A brain drain “is an invented problem as there is movement in both directions,” Andrei Fursenko, Putin’s adviser on education and science, who is on the U.S. and European Union sanctions lists, said by phone. “Venture-capital funds haven’t gone anywhere, especially given that they don’t fall under sanctions.”

VTB Group, the Russian state-controlled lender that is also on the sanctions list, is trying to slow the exodus by shifting its high-technology investments back to Russia and away from Silicon Valley.

Investment Declines

The nation’s second-largest bank partnered with California venture capitalist Tim Draper and has four investments valued at $40 million from a $100 million technology fund in firms based outside of Russia. Now it will refocus on startups in Russia.

“There’s too much money in California,” Alexandra Johnson, who heads VTB’s U.S.-based venture-capital fund Aurora, said in a Moscow interview. “We see there are more entrepreneurs in Russia now, and there are deals which we should be looking at in Russia.”

Venture-capital investments in Russian fell 9 percent to $127 million in the second quarter, according to a report by Rye, Man & Gor Securities, a Russian investment firm, and East-West Digital News. The Fund for Development of Internet Initiatives, a state-controlled entity founded in 2013, accounted for 39 percent of investments as foreign investors avoided Russia.

Deals Slow

The European Bank for Reconstruction & Development, Tiger Global Management LLC and Bessemer Venture Partners are among the investors that have suspended or reduced operations in Russia. New York-based Bessemer, which two years ago was invited to join Skolkovo’s board, hasn’t invested any of the $20 million it earmarked for projects there, partner Brian Feinstein said.

“The geopolitical environment raises the bar for what would constitute an interesting investment in Russia,” said Feinstein, who stopped traveling to Russia a year ago because of a lack of investment opportunities.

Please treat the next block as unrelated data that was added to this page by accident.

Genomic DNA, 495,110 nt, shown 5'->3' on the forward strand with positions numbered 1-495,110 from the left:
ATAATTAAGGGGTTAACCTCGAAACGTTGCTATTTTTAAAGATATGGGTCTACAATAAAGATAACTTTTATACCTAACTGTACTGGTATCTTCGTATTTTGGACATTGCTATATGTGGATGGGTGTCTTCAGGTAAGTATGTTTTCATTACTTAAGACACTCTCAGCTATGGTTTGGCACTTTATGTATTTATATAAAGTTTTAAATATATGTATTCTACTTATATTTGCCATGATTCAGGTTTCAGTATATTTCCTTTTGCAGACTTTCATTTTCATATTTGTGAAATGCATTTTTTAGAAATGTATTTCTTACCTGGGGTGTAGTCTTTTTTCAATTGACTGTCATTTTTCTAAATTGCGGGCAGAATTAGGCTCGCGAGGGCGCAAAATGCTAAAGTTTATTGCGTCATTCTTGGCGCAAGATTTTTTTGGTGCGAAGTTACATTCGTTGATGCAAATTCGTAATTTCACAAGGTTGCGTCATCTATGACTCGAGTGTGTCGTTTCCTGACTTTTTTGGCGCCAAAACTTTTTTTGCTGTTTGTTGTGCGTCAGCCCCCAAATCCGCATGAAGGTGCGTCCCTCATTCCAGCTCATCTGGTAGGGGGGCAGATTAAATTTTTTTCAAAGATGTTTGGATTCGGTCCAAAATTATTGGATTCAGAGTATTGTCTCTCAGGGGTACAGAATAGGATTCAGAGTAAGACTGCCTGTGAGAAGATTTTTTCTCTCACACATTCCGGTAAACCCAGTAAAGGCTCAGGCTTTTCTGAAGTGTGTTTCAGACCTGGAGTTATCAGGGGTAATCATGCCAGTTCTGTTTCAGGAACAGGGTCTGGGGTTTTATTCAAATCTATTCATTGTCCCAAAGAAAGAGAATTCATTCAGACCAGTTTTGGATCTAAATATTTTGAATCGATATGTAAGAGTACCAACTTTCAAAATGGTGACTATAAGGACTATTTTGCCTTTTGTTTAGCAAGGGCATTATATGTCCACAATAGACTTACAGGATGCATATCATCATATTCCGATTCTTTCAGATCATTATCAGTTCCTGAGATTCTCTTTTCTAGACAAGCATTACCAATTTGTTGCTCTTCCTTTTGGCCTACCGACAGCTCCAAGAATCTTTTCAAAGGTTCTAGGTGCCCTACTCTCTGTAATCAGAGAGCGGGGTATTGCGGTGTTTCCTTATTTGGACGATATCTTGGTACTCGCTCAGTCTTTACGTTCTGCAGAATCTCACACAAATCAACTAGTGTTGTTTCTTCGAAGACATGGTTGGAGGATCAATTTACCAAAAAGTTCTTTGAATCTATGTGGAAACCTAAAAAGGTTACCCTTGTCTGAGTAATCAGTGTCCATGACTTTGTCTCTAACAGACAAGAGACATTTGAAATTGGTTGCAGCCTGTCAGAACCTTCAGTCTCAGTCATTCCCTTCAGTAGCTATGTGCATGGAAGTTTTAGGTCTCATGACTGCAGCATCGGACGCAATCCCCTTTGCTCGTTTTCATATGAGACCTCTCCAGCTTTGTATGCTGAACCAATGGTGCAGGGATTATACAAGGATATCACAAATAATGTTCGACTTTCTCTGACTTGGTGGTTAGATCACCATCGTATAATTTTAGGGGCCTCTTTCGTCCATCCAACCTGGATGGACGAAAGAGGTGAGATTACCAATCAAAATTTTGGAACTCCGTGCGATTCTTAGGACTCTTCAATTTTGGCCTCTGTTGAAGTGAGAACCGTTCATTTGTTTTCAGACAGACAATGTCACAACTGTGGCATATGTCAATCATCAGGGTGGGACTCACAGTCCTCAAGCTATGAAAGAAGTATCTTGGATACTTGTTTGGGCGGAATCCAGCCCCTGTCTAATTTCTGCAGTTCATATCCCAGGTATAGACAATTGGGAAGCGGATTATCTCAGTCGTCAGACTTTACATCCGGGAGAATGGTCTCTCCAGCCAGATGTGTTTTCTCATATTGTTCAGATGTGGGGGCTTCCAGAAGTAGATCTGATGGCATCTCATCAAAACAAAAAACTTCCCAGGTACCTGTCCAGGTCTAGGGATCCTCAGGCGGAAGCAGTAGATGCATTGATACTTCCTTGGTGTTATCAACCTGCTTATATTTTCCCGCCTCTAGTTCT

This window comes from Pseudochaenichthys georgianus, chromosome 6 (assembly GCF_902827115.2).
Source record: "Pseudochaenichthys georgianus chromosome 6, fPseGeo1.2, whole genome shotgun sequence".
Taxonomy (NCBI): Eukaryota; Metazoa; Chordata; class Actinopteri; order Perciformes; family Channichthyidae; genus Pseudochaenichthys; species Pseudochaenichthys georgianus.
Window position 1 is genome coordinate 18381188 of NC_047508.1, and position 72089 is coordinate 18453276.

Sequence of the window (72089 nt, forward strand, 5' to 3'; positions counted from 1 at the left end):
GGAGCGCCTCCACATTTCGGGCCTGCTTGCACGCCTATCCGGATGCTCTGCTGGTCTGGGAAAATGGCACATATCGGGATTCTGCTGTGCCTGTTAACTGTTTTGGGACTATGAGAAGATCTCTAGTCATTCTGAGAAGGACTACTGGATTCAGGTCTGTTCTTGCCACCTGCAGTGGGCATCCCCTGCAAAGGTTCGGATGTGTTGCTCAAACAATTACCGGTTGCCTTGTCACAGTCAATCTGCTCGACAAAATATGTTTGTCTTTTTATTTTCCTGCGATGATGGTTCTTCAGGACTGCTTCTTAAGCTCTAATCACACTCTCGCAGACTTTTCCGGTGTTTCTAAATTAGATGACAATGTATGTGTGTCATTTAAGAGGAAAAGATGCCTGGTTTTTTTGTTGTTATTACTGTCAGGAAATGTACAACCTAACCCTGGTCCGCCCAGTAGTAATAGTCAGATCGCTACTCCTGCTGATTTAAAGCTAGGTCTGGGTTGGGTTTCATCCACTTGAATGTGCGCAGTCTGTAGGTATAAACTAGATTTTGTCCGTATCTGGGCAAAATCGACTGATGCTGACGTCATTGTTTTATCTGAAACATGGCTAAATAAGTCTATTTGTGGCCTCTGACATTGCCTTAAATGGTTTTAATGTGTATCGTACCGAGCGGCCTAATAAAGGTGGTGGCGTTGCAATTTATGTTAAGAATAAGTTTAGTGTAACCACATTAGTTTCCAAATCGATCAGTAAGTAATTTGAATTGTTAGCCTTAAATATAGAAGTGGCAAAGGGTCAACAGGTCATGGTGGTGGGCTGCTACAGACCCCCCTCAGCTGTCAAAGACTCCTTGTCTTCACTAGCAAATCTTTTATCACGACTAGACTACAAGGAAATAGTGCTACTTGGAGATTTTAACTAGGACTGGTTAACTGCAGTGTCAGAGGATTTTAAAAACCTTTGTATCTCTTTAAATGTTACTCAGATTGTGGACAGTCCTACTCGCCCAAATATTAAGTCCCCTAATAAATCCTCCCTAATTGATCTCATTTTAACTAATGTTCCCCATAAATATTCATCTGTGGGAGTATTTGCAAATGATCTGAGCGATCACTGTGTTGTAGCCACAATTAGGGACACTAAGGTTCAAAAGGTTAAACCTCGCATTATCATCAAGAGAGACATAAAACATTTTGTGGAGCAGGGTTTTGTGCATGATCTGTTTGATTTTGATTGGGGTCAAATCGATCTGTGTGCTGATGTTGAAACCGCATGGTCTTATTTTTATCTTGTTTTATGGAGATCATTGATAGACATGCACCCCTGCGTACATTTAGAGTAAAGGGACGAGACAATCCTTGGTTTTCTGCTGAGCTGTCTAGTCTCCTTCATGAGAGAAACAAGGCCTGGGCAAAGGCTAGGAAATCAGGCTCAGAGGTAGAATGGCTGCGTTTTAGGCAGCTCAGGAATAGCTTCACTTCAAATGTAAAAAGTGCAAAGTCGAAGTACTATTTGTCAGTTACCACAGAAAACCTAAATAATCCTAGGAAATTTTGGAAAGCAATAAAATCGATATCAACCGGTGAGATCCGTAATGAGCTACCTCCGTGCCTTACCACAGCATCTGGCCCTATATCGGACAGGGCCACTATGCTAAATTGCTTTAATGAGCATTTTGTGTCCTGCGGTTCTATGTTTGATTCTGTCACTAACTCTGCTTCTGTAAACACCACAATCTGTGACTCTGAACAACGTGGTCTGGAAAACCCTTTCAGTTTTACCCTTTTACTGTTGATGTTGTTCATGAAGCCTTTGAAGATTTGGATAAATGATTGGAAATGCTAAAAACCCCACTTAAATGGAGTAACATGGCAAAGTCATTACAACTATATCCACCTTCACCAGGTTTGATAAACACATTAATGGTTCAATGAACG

The largest venture-capital deal in the second quarter was investment firm Addventure’s sale of its interest in Delivery Club, an online grocer, for about $40 million, according to the Rye, Man & Gor report. The value of the quarter’s remaining four transactions was just $12 million, the report showed.

Life.Sreda, a venture fund headed by Russian Vladislav Solodkiy, said this month it is seeking to raise $100 million, with 90 percent of it to be invested in mobile and online financial technology in the U.S. and just 10 percent in Russia.

Luxoft Relocates

“Competition for Russian projects has declined,” Solodkiy said in an interview in Moscow. “A lot of funds are closing their positions, not only foreign funds, but also Russian ones that were dependent on foreign money.”

Mangrove Capital Partners, a Luxembourg fund that made $200 million on a $2 million bet in Skype Inc., suspended operations in Russia, Kommersant reported on Oct. 17. The fund, which invested in Russian online-shopping websites and, didn’t return phone messages or an e-mail seeking comment.

Luxoft Holding Inc., a U.S. traded unit of Moscow-based IBS Group Holding Ltd., a provider of information-technology services, relocated its senior management and about 100 engineers this year from Russia and Ukraine to Switzerland.

As falling oil prices compound the effects of sanctions and push Russia’s economy toward recession, Putin is trying to quell dissent by tightening controls on the Internet and the media.

Getting Out

In September, Russia said it is discussing contingency measures to cut the country off from the global Internet in what the Kremlin called a necessary step to shield the nation from the U.S.-controlled worldwide Web. In addition, businessmen close to Putin are preparing to acquire Vedomosti, the largest Russian newspaper outside the Kremlin’s control, three people with knowledge of the matter said on Oct. 16.

Cherkashin, the venture investor, left Russia last year for San Francisco and said the environment back home is “clearly getting worse.”

“There’s always a decline in venture capital when there’s a crisis or uncertainty,” he said. “In Russia, Ukraine and Belarus, you have people with a lot of technical skills and a lack of options. Of course they want to get out.”